Of Time And The City is Terence Davies’ wry, profoundly moving essay on memory and history, on the nature of change and, most importantly, on his self-understanding as formed by his hometown of Liverpool, England. Creating a collage of personal recollections, romantic poetry, dazzling quotations, classical and popular music and archival footage of a once glorious industrial city falling to pieces, Davies uses the past and memory like black and white clay, molding and shaping his story into old-time heartbreak. The result is absolutely dazzling scrapbook, ideas and images overlapping with one another, fading in and out of our experience and always, always dressed in the syrup-thick voice of Davies’ distinctly un-Liverpudlian accent. Oh, that delivery. Perfection.
What is most impressive is the way in which Of Time And The City seeks to replicate the experience of life, the texture of memory; small, mundane routines pile on top of one another, passing without comment until a certain image or historical moment grabs Davies’ attention and inspire his poetic, irreverent analysis. Coronations and wars command acid-tongued commentary, while the sight of collapsing buildings, impoverished neighborhoods and yet, despite it all, a true vision of community provides the details that remain close to Davies’ heart. Oscillating between the rhapsodic lines of verse that provide a frame for the industrial landscape and a cutting critique of English culture and the Catholic faith, Davies’ delivers the film’s dialogue with such relish, you can’t help but give a smile. An example? Over a scene of the crowds gathering at Windsor Palace after the coronation of Queen Elizabeth, Davies opines:
“The problem with being poor is that it takes up all your time.—Williem de Kooning.”
A pregnant pause.
“The problem with being rich is that it takes up everyone else’s.”
This is great stuff, elegiac and profound, and Davies’ belief in the dignity and integrity of this working class community is a testament to his complex world view; A gay teenager who fell in love with movies, with other boys and the strong physiques of the professional wrestlers who came to town, there is an assumption that Liverpool might be the type of community from which one would want to escape. And escape Davies did, to the Coventry School of Drama and then to the National Film School, where he went on to make his signature films. Despite his international success, it is clear that Davies was always looking back with great longing to Liverpool, to the cranes and shipyards, the workers and the rows and rows of their interlocking houses, to community. Like the giant Liverbird that guards Merseyside, standing atop its giant column with its chest defiantly thrust forward, Of Time And The City is English to the core; It is a statement of pride cloaked in wit, self-deprecation and an unwavering understanding that even the best of our ideals will fall away with time. In keeping with the spirit of things, let me quote Davies as he quotes Shelley;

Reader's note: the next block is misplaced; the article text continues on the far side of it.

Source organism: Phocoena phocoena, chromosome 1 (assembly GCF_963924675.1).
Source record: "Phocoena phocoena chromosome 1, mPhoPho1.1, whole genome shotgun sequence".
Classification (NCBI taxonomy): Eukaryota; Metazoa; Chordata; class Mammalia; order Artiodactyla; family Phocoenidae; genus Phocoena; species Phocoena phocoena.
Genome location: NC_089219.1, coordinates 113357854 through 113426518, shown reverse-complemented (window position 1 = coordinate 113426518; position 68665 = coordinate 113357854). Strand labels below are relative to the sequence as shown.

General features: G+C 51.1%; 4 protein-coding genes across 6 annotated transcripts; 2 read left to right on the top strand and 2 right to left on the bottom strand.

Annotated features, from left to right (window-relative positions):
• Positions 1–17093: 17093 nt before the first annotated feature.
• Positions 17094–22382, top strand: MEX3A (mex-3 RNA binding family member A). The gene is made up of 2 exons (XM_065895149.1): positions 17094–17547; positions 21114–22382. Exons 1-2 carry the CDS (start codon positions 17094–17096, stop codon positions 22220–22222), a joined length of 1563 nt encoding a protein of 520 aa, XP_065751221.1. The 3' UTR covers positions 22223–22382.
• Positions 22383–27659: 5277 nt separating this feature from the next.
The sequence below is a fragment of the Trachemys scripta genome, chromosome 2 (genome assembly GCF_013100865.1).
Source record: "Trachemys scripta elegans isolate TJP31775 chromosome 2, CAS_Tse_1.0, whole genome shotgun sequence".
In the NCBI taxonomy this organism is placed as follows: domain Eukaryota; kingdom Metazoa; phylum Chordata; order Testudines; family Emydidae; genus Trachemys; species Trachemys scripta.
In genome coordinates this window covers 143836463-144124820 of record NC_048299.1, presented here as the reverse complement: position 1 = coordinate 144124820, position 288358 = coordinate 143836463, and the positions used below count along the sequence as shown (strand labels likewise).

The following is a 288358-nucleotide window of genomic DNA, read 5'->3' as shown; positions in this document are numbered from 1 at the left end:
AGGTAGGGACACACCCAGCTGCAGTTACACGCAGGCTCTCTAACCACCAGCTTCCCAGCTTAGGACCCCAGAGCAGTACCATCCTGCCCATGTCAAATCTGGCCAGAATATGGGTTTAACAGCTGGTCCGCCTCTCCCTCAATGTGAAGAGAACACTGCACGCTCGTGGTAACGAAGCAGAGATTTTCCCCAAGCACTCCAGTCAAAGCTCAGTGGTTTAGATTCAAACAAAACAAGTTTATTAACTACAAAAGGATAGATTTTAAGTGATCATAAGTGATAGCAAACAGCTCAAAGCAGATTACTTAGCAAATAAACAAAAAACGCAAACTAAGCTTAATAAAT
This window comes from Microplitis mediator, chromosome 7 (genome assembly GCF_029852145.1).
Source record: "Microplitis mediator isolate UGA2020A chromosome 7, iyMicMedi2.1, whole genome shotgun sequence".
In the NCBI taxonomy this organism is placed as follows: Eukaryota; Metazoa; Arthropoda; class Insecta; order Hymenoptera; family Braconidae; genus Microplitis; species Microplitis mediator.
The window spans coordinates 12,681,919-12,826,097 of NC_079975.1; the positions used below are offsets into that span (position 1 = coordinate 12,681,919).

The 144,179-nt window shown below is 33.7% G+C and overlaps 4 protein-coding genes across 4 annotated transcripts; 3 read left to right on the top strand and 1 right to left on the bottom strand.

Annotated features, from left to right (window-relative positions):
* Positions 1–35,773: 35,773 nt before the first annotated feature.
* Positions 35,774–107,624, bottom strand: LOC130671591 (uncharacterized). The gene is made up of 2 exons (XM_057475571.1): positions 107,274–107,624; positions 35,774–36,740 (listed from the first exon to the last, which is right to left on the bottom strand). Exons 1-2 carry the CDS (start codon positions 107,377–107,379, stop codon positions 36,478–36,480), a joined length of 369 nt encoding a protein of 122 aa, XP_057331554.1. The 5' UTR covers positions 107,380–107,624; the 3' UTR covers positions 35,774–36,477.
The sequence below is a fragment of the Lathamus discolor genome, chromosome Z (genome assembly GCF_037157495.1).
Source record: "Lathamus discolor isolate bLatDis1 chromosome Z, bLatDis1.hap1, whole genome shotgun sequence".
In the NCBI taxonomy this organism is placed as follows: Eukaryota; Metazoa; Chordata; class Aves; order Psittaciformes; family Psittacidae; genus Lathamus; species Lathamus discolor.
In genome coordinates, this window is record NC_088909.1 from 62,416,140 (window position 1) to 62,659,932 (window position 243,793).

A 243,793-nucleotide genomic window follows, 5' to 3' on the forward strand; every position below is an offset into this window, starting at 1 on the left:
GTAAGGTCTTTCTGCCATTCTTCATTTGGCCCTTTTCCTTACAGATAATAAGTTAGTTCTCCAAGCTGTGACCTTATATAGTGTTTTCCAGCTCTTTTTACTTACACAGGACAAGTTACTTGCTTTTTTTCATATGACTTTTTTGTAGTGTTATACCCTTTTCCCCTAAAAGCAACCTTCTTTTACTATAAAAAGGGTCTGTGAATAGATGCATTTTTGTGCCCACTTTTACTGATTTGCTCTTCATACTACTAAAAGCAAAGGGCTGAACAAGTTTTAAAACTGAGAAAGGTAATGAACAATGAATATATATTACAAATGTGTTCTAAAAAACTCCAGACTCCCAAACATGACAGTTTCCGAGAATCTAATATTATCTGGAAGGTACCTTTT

I met a traveller from an antique land
Who said: Two vast and trunkless legs of stone
Stand in the desert. Near them on the sand,
Half sunk, a shatter’d visage lies, whose frown
And wrinkled lip and sneer of cold command
Tell that its sculptor well those passions read
Which yet survive, stamp’d on these lifeless things,
The hand that mock’d them and the heart that fed.
And on the pedestal these words appear:
“My name is Ozymandias, king of kings:
Look on my works, ye Mighty, and despair!”
Nothing beside remains: round the decay
Of that colossal wreck, boundless and bare,
The lone and level sands stretch far away.
As it is with empire, so it is with Liverpool, so it is with Davies, so it is with memory, so it is with life.